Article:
New Publication at the Open Journal of Astrophysics

Posted in Open Access, The Universe and Stuff with tags , , on January 5, 2023 by telescoper

I’ve been catching up on publishing matters over the past day or so, including dealing with a bit of a backlog generated by the Christmas break. The Open Journal is run entirely by volunteers and we all need some time off at some point.

To start with I’m delighted to be able to announce the last paper of 2022 at the Open Journal of Astrophysics.  The latest paper is the 17th paper in Volume 5 (2022) as well as the 65th in all. It’s yet another in the Cosmology and Non-Galactic Astrophysics folder.

The latest publication is entitled “The Cosmic Graph: Optimal Information Extraction from Large-Scale Structure using Catalogues“. It is written by a distinguished collection of cosmologists from around the world (and Alan Heavens).

Anyway, here is a screen grab of the overlay which includes the  abstract:

 

You can click on the image to make it larger should you wish to do so. You can find the officially accepted version of the paper on the arXiv here.

Here is a bigger version of the image from the paper used on the overlay:

 

 

Code and a tutorial for the analysis and relevant software can be found here .

Latest Results from the South Pole Telescope

Posted in The Universe and Stuff with tags , , , , on December 13, 2022 by telescoper

Just time for a quick post to point out the latest results from the South Pole Telescope (SPT) have now hit the arXiv. The measurements were made in 2018 but the outcome of a full analysis of temperature and polarization has only just appeared.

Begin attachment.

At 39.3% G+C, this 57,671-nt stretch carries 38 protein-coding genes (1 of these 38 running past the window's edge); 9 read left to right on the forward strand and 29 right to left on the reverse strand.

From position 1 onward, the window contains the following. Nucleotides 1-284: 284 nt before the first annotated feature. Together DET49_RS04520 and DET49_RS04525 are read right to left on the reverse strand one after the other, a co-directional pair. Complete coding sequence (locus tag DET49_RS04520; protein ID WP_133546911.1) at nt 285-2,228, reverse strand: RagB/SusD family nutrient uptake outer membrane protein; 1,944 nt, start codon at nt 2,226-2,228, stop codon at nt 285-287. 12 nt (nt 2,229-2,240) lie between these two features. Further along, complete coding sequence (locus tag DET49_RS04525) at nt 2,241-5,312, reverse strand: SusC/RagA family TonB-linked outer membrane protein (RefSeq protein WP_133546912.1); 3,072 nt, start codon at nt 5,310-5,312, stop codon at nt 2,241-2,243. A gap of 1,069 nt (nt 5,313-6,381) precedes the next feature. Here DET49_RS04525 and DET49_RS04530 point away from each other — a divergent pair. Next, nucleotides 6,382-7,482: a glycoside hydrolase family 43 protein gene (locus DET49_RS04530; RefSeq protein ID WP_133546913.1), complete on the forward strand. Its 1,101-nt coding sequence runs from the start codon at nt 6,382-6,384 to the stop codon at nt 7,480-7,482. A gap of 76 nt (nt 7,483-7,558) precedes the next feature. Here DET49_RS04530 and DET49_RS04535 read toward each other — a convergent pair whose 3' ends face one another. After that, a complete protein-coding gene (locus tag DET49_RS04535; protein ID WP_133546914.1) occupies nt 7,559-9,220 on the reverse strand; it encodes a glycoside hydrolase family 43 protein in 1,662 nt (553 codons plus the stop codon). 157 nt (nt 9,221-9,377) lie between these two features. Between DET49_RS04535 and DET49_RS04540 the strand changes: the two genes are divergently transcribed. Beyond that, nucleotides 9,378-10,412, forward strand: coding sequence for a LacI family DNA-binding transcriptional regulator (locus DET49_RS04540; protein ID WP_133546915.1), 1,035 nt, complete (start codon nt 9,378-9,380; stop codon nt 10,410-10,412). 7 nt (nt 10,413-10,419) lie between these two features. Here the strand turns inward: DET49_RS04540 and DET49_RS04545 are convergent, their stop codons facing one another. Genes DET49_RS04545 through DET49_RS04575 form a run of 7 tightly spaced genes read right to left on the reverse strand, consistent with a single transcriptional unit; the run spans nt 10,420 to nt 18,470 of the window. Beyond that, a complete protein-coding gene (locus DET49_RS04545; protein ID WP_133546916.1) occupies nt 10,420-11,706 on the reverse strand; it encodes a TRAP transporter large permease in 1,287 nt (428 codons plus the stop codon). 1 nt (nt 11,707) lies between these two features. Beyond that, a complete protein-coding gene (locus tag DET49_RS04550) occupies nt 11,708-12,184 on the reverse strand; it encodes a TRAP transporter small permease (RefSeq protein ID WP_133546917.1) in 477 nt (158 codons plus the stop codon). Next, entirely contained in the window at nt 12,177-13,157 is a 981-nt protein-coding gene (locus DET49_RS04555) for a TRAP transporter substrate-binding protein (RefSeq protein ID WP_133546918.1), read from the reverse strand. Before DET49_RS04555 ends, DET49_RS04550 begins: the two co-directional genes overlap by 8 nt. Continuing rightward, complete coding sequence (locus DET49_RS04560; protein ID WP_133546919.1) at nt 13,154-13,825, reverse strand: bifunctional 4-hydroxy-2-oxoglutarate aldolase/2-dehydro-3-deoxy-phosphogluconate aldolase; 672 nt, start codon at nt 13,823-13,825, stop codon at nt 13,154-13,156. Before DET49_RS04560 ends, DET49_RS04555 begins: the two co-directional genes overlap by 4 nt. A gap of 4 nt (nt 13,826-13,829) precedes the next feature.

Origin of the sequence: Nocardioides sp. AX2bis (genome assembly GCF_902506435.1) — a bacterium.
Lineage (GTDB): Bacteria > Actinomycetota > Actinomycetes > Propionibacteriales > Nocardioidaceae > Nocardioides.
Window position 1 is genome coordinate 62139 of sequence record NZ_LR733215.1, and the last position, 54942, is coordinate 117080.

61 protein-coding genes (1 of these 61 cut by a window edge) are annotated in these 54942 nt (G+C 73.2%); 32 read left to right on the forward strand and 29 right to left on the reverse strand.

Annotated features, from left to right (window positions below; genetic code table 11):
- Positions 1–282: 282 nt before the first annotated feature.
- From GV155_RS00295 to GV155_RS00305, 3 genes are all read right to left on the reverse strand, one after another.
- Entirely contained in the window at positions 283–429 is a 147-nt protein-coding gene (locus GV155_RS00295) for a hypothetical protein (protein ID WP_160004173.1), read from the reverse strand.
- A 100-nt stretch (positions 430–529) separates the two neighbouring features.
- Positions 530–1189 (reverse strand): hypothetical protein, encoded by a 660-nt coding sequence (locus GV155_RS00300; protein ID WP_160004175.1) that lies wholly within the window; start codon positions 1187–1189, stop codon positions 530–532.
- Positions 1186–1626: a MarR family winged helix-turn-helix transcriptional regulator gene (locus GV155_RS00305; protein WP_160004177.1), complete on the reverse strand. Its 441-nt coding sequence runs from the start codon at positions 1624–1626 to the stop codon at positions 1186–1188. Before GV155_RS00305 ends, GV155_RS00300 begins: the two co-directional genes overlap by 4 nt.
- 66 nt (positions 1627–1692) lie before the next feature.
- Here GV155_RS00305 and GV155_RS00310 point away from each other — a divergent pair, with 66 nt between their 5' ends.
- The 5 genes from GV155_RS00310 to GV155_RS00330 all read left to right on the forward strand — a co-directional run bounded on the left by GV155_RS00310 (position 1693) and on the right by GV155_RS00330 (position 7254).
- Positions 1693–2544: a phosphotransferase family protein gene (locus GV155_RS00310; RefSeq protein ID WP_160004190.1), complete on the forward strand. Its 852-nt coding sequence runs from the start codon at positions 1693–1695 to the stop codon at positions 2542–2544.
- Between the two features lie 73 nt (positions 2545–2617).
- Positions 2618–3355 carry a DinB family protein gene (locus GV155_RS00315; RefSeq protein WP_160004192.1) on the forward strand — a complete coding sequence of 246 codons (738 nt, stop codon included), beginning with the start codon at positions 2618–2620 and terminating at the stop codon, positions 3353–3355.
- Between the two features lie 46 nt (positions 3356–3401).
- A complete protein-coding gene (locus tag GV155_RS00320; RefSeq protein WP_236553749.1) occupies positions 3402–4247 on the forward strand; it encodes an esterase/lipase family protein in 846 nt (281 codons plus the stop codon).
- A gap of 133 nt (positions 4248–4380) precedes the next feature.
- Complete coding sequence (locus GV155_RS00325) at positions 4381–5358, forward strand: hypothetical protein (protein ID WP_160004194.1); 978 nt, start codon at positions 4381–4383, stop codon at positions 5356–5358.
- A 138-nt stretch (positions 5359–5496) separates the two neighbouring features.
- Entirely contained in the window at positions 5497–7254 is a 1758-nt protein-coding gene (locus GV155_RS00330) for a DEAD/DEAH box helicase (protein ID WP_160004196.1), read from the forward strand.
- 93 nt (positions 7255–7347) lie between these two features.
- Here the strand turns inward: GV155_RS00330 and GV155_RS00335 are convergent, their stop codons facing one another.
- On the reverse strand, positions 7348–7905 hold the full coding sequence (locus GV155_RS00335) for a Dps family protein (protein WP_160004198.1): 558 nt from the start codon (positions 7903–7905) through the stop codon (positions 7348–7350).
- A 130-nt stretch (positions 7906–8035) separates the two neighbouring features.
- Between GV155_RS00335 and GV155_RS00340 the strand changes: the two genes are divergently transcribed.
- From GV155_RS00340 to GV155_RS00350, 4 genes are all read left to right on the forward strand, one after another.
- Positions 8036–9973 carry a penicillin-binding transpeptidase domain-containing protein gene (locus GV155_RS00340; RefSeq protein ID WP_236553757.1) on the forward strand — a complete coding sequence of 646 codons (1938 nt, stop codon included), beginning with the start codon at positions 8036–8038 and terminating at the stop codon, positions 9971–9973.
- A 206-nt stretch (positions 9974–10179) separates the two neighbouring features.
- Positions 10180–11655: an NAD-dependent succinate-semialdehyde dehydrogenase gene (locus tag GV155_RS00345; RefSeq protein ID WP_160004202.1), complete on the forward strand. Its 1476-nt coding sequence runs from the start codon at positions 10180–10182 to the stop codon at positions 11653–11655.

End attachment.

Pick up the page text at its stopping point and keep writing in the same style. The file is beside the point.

Here’s a grab of the abstract:

The key figures showing the constraints on the Hubble Constant H0 and the parameter S8 are shown here:

As you can see, the results from SPT-3G are consistent with the standard cosmological model and agree on H0 with Planck rather than the higher value obtained from local measurements. If you thought there was Hubble tension before this measurement, then you will still think so now!

What is a Singularity?

Posted in Education, Maynooth, The Universe and Stuff with tags , , , , , , on November 24, 2022 by telescoper

Following last week’s Maynooth Astrophysics and Cosmology Masterclass, a student asked (in the context of the Big Bang or a black hole) what a singularity is. I thought I’d share my response here in case anyone else was wondering. The following is what I wrote back to my correspondent:

–oo–

In general, a singularity is pathological mathematical situation wherein the value of a particular variable becomes infinite. To give a very simple example, consider the calculation of the Newtonian force due  to gravity exerted by a massive body on a test particle at a distance r. This force is proportional to 1/r2,, so that if one tried to calculate the force for objects at zero separation (r=0), the result would be infinite.